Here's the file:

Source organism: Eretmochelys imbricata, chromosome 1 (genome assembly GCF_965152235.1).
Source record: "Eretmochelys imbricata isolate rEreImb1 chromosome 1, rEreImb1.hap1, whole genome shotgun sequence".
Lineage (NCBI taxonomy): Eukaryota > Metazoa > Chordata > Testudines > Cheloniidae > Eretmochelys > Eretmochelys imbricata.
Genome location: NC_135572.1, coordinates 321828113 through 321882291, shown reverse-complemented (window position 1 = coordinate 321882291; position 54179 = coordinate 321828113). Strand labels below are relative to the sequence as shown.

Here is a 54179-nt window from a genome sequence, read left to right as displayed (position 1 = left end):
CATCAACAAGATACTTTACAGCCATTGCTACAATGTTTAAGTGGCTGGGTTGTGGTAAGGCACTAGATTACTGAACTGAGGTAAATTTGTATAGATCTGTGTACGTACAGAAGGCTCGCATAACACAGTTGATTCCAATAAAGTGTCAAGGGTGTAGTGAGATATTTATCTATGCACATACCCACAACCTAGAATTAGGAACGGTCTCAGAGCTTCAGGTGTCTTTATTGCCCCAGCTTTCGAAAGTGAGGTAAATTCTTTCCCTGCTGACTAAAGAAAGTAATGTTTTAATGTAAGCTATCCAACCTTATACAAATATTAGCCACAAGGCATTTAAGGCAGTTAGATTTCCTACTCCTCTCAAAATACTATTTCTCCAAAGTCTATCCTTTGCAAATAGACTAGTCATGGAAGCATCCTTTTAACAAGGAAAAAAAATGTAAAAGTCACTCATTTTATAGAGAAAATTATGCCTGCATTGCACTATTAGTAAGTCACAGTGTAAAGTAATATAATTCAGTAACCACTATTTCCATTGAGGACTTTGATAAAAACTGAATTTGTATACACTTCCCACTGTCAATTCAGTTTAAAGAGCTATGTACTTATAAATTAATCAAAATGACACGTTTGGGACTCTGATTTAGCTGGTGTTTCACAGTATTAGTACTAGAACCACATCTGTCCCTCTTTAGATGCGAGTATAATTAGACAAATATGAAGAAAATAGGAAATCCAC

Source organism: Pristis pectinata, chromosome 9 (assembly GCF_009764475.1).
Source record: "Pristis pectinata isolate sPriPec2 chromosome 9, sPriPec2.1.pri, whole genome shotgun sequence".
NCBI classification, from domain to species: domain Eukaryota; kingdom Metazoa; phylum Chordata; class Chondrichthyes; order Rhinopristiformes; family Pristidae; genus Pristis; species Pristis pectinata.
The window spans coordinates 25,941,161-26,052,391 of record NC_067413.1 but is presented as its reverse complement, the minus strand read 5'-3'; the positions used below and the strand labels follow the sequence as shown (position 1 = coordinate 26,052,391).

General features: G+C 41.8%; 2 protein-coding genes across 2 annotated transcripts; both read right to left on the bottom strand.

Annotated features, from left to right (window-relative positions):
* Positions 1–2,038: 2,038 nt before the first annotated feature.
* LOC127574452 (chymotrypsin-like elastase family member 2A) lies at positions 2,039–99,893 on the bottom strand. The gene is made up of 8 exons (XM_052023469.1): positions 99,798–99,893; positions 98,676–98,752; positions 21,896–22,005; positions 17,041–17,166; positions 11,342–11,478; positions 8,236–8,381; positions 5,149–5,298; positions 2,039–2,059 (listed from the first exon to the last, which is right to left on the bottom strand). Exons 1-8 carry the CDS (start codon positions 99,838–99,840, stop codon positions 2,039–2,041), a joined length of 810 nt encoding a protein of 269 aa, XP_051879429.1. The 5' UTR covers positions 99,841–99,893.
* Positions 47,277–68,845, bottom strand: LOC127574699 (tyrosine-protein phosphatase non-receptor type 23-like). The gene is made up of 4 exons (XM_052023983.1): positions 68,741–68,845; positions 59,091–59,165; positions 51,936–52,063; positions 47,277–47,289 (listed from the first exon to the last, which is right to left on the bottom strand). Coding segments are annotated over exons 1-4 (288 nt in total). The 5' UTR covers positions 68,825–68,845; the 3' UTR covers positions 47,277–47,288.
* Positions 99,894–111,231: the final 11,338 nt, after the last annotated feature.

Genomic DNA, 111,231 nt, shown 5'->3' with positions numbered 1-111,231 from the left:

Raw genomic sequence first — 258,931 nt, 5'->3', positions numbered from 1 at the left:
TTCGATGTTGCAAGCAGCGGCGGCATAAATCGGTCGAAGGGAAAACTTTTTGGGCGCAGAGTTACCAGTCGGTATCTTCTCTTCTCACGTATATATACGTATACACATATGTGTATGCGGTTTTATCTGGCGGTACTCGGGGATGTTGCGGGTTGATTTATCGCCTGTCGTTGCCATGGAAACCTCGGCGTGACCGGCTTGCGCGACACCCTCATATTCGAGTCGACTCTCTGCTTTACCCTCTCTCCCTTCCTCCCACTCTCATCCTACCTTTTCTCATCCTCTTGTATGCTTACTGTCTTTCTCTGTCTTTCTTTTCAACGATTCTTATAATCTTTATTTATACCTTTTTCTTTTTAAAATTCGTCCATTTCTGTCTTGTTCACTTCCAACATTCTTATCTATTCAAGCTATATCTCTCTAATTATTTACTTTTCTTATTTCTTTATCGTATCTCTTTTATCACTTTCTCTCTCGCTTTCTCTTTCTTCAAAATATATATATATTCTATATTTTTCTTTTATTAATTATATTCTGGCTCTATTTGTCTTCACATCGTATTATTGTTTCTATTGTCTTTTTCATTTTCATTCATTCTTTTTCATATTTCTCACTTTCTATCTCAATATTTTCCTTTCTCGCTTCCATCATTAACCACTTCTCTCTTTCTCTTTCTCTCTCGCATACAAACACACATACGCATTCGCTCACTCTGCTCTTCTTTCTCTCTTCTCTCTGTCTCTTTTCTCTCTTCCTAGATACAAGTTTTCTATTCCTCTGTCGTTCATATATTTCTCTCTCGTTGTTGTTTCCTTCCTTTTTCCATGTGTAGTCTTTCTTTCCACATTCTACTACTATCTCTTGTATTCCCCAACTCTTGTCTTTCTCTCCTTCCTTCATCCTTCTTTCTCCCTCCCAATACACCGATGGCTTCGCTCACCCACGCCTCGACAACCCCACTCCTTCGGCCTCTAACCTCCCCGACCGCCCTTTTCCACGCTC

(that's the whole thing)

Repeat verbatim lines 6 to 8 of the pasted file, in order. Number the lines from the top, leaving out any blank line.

CATCAACAAGATACTTTACAGCCATTGCTACAATGTTTAAGTGGCTGGGTTGTGGTAAGGCACTAGATTACTGAACTGAGGTAAATTTGTATAGATCTGTGTACGTACAGAAGGCTCGCATAACACAGTTGATTCCAATAAAGTGTCAAGGGTGTAGTGAGATATTTATCTATGCACATACCCACAACCTAGAATTAGGAACGGTCTCAGAGCTTCAGGTGTCTTTATTGCCCCAGCTTTCGAAAGTGAGGTAAATTCTTTCCCTGCTGACTAAAGAAAGTAATGTTTTAATGTAAGCTATCCAACCTTATACAAATATTAGCCACAAGGCATTTAAGGCAGTTAGATTTCCTACTCCTCTCAAAATACTATTTCTCCAAAGTCTATCCTTTGCAAATAGACTAGTCATGGAAGCATCCTTTTAACAAGGAAAAAAAATGTAAAAGTCACTCATTTTATAGAGAAAATTATGCCTGCATTGCACTATTAGTAAGTCACAGTGTAAAGTAATATAATTCAGTAACCACTATTTCCATTGAGGACTTTGATAAAAACTGAATTTGTATACACTTCCCACTGTCAATTCAGTTTAAAGAGCTATGTACTTATAAATTAATCAAAATGACACGTTTGGGACTCTGATTTAGCTGGTGTTTCACAGTATTAGTACTAGAACCACATCTGTCCCTCTTTAGATGCGAGTATAATTAGACAAATATGAAGAAAATAGGAAATCCAC

Source organism: Pristis pectinata, chromosome 9 (assembly GCF_009764475.1).
Source record: "Pristis pectinata isolate sPriPec2 chromosome 9, sPriPec2.1.pri, whole genome shotgun sequence".